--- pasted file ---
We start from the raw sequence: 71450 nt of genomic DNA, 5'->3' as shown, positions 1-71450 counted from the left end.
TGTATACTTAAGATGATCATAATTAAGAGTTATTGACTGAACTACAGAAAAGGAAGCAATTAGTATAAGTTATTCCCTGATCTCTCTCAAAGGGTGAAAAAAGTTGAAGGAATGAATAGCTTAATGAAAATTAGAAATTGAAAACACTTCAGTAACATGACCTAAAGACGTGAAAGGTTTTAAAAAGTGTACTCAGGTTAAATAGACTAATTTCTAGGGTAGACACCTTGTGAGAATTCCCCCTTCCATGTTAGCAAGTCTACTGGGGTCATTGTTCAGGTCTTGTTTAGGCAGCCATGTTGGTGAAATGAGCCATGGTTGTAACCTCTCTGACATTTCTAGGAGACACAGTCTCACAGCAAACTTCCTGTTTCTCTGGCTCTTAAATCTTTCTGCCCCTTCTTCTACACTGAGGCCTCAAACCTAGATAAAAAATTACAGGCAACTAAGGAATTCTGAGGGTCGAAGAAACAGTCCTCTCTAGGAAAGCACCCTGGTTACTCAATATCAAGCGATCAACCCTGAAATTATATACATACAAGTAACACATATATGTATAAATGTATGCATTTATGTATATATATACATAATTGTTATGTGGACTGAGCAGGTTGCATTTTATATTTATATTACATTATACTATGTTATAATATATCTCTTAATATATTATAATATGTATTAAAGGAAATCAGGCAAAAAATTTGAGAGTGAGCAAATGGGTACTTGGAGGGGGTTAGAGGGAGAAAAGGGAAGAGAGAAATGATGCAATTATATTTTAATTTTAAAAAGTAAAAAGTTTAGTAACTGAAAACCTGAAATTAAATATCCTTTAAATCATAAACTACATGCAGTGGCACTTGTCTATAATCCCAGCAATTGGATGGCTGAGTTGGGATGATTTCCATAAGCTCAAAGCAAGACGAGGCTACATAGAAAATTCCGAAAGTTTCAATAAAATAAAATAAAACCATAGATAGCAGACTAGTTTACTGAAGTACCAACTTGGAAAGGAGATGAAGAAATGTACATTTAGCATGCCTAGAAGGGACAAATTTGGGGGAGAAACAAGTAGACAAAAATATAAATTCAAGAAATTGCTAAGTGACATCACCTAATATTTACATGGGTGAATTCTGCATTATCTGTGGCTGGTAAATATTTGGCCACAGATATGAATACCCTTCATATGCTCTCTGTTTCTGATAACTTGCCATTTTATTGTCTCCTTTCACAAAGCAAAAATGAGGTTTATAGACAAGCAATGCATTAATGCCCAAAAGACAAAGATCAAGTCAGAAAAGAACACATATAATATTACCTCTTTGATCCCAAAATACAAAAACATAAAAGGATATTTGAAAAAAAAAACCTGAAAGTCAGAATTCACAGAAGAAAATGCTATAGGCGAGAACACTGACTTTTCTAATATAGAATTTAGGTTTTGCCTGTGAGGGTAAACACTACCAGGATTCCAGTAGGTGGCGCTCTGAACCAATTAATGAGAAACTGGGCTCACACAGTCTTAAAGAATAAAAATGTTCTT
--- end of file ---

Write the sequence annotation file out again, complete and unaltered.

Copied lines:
We start from the raw sequence: 71450 nt of genomic DNA, 5'->3' as shown, positions 1-71450 counted from the left end.
TGTATACTTAAGATGATCATAATTAAGAGTTATTGACTGAACTACAGAAAAGGAAGCAATTAGTATAAGTTATTCCCTGATCTCTCTCAAAGGGTGAAAAAAGTTGAAGGAATGAATAGCTTAATGAAAATTAGAAATTGAAAACACTTCAGTAACATGACCTAAAGACGTGAAAGGTTTTAAAAAGTGTACTCAGGTTAAATAGACTAATTTCTAGGGTAGACACCTTGTGAGAATTCCCCCTTCCATGTTAGCAAGTCTACTGGGGTCATTGTTCAGGTCTTGTTTAGGCAGCCATGTTGGTGAAATGAGCCATGGTTGTAACCTCTCTGACATTTCTAGGAGACACAGTCTCACAGCAAACTTCCTGTTTCTCTGGCTCTTAAATCTTTCTGCCCCTTCTTCTACACTGAGGCCTCAAACCTAGATAAAAAATTACAGGCAACTAAGGAATTCTGAGGGTCGAAGAAACAGTCCTCTCTAGGAAAGCACCCTGGTTACTCAATATCAAGCGATCAACCCTGAAATTATATACATACAAGTAACACATATATGTATAAATGTATGCATTTATGTATATATATACATAATTGTTATGTGGACTGAGCAGGTTGCATTTTATATTTATATTACATTATACTATGTTATAATATATCTCTTAATATATTATAATATGTATTAAAGGAAATCAGGCAAAAAATTTGAGAGTGAGCAAATGGGTACTTGGAGGGGGTTAGAGGGAGAAAAGGGAAGAGAGAAATGATGCAATTATATTTTAATTTTAAAAAGTAAAAAGTTTAGTAACTGAAAACCTGAAATTAAATATCCTTTAAATCATAAACTACATGCAGTGGCACTTGTCTATAATCCCAGCAATTGGATGGCTGAGTTGGGATGATTTCCATAAGCTCAAAGCAAGACGAGGCTACATAGAAAATTCCGAAAGTTTCAATAAAATAAAATAAAACCATAGATAGCAGACTAGTTTACTGAAGTACCAACTTGGAAAGGAGATGAAGAAATGTACATTTAGCATGCCTAGAAGGGACAAATTTGGGGGAGAAACAAGTAGACAAAAATATAAATTCAAGAAATTGCTAAGTGACATCACCTAATATTTACATGGGTGAATTCTGCATTATCTGTGGCTGGTAAATATTTGGCCACAGATATGAATACCCTTCATATGCTCTCTGTTTCTGATAACTTGCCATTTTATTGTCTCCTTTCACAAAGCAAAAATGAGGTTTATAGACAAGCAATGCATTAATGCCCAAAAGACAAAGATCAAGTCAGAAAAGAACACATATAATATTACCTCTTTGATCCCAAAATACAAAAACATAAAAGGATATTTGAAAAAAAAAACCTGAAAGTCAGAATTCACAGAAGAAAATGCTATAGGCGAGAACACTGACTTTTCTAATATAGAATTTAGGTTTTGCCTGTGAGGGTAAACACTACCAGGATTCCAGTAGGTGGCGCTCTGAACCAATTAATGAGAAACTGGGCTCACACAGTCTTAAAGAATAAAAATGTTCTT